Soil Test Basics: Why and How to Take a Soil Test

Nothing is more critical to the success of a garden than its soil. Learn why soil tests are so beneficial and get tips on how to properly conduct a soil test.

by Jessica Walliser
PHOTO: Jessica Walliser

There’s nothing more critical to the success or failure of a farm or garden than its soil. We growers take our dirt very seriously and we go to great lengths to work on its friability and fertility, adding organic amendments and fertilizers in hopes of maximizing plant health and yields. We can see what good, crumbly, rich soil looks like with our eyes, but our eyes aren’t capable of seeing what’s happening in our soil at a microscopic level which, as it turns out, is farm more important than our soil’s outward appearance. For that, we rely on soil testing. Taking a soil test isn’t hard, but there are a few important items to consider when it’s time to test your soil.

What Does a Soil Test Analyze?

There is so much to know about your soil that can help you grow a better, more productive garden. Traditional soil tests are offered by most Cooperative Extension Services at land grant universities across the U.S. Soil tests are also available from independent soil testing laboratories easily discovered via a quick internet search. These standard soil tests tell you about your soil’s fertility by measuring phosphorus, calcium, potassium and magnesium levels, and sometimes trace nutrients, too. They’ll also inform you of your soil’s pH, which influences the availability of many plant nutrients contained in the soil, along with supplying recommendations on how to adjust the pH according to which crop(s) you’re growing. These soil tests even tell you what nutrients you have in excess that might inhibit the uptake of other nutrients.

Soil tests sometimes also have the option of testing for organic matter content. This is valuable to farmers and gardeners as it can reflect the availability of nitrogen, a plant nutrient that not included in soil tests because it comes and goes so quickly from the soil it’s nearly impossible to measure. Soils high in organic matter tend to have more nitrogen available for plant use over time.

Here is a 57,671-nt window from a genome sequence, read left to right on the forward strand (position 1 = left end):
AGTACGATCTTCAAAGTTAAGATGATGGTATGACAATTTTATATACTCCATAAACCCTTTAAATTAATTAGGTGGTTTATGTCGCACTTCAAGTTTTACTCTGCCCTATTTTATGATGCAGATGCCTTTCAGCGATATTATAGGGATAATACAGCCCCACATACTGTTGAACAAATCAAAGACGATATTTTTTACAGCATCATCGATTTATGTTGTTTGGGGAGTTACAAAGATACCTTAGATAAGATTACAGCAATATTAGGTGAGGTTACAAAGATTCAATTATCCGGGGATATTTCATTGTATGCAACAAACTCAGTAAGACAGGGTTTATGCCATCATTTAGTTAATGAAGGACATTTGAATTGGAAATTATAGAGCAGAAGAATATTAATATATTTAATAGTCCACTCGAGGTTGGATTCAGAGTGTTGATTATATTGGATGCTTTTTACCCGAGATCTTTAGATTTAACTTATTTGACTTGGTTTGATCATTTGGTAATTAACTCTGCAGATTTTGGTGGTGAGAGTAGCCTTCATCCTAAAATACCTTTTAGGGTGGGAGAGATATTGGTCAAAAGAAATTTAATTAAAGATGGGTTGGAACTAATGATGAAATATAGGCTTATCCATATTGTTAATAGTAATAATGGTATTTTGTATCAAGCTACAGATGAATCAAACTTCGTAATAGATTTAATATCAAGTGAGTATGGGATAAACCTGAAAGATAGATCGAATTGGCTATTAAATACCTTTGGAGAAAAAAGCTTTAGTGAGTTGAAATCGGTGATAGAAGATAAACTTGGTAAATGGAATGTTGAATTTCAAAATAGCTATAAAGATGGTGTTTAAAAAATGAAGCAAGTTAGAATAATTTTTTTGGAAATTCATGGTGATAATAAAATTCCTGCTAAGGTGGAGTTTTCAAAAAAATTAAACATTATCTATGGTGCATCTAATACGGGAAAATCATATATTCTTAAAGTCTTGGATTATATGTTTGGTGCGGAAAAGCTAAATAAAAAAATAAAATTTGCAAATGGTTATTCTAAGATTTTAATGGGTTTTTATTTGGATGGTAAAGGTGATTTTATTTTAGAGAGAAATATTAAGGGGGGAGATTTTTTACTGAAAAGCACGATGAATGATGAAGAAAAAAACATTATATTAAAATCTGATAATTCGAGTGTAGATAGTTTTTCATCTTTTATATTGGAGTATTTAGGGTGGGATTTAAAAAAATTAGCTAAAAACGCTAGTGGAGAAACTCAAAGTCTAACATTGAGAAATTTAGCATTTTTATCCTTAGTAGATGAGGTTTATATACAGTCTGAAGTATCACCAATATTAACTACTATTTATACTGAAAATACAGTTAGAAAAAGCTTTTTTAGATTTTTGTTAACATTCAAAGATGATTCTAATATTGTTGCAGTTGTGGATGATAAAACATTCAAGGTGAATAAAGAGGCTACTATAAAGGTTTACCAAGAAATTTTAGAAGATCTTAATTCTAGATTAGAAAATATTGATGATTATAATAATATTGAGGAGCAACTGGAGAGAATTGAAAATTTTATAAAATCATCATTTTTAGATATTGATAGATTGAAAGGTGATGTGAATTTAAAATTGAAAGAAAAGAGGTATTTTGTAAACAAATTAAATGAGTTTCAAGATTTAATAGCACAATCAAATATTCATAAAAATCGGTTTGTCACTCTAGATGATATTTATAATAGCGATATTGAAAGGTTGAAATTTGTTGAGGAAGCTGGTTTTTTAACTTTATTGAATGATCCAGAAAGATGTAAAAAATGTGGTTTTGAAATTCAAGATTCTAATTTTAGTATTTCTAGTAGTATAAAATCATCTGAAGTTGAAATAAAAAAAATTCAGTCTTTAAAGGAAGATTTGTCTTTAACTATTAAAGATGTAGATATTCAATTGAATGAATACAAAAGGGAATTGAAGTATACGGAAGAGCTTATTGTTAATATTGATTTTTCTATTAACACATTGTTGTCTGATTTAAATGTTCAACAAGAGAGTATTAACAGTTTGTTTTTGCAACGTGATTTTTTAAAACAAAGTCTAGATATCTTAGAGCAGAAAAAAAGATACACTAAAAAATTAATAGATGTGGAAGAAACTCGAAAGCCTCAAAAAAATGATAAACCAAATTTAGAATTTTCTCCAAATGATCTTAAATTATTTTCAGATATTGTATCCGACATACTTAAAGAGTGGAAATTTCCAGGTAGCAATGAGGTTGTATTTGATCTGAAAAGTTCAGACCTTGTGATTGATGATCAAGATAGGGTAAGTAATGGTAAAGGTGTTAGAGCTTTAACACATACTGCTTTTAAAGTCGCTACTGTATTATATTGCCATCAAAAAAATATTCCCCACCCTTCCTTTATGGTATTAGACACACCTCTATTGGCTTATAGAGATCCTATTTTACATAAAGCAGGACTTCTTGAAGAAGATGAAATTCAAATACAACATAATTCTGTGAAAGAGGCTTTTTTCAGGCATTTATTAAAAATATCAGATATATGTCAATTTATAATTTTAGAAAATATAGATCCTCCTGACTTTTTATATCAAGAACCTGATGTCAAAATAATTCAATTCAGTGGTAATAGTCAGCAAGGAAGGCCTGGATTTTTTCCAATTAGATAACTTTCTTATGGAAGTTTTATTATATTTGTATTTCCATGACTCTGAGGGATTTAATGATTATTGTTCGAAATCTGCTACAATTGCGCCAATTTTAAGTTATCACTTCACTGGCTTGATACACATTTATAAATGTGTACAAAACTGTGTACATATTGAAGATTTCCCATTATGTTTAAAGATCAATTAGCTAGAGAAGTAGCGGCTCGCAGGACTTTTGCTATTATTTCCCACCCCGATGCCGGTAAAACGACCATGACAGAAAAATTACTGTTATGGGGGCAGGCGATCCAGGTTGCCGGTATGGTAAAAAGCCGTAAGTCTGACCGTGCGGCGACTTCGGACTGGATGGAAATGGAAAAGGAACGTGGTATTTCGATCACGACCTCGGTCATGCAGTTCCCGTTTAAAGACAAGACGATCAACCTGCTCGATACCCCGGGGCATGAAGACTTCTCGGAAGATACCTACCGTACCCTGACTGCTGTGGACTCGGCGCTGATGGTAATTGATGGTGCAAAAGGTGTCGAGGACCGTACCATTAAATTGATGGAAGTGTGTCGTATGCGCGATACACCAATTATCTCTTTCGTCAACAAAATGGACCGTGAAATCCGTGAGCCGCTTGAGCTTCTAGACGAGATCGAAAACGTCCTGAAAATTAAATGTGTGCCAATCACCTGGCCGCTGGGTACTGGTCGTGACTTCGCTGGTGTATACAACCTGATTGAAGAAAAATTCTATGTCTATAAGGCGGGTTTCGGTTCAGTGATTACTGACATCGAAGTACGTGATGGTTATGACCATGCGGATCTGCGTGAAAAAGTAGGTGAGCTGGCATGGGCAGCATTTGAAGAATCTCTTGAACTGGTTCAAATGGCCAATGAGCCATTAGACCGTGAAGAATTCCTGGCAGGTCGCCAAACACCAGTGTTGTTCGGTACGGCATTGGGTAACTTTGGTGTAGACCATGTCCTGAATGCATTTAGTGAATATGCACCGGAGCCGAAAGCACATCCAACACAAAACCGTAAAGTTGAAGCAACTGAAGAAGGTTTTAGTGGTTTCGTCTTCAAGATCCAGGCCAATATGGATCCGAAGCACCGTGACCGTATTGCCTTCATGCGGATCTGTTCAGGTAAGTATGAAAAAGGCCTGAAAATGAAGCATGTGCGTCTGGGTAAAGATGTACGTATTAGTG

Soil tests are also available to test for contaminants, like lead and other heavy metals.

How to Take a Soil Test

Now that you know why taking a soil test is valuable, here are some tips on how to do it properly.

For all soil tests, it’s important to obtain a representative soil sample. To do this, start with a clean, non-reactive metal or plastic bucket and a clean trowel. Choose 10 to 20 different sampling sites within the testing area. For each of the 10 to 20 sampling sites, remove all the surface debris and extract a core of soil about 6 inches deep and place it into the bucket. Once you’ve collected all your cores in the bucket, mix it gently but thoroughly.

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Spread the soil onto a newspaper for 24 to 48 hours. Stir the soil once or twice during that time to allow it to dry out a bit. Once the excess moisture has evaporated, measure out the amount of soil specified in the test instructions and place it into the provided sampling bag. Fill out the appropriate forms and send it on its way.

In a few weeks, you’ll get the results back in the mail. These results will not only include the data discovered during the test, it will also include actions you can take to correct any deficiencies or nutrient excesses.

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